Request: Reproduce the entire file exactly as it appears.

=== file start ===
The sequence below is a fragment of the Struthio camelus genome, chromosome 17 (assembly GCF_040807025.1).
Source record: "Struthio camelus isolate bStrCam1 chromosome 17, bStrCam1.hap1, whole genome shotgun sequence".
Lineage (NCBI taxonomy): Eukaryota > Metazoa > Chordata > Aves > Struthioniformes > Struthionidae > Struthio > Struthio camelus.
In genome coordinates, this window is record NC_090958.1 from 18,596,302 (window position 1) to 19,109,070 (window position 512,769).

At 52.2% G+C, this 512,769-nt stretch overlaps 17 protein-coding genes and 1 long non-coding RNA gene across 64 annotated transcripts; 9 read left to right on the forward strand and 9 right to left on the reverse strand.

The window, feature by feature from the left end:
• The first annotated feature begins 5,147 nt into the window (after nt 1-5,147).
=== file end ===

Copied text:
The sequence below is a fragment of the Struthio camelus genome, chromosome 17 (assembly GCF_040807025.1).
Source record: "Struthio camelus isolate bStrCam1 chromosome 17, bStrCam1.hap1, whole genome shotgun sequence".
Lineage (NCBI taxonomy): Eukaryota > Metazoa > Chordata > Aves > Struthioniformes > Struthionidae > Struthio > Struthio camelus.
In genome coordinates, this window is record NC_090958.1 from 18,596,302 (window position 1) to 19,109,070 (window position 512,769).

At 52.2% G+C, this 512,769-nt stretch overlaps 17 protein-coding genes and 1 long non-coding RNA gene across 64 annotated transcripts; 9 read left to right on the forward strand and 9 right to left on the reverse strand.

The window, feature by feature from the left end:
• The first annotated feature begins 5,147 nt into the window (after nt 1-5,147).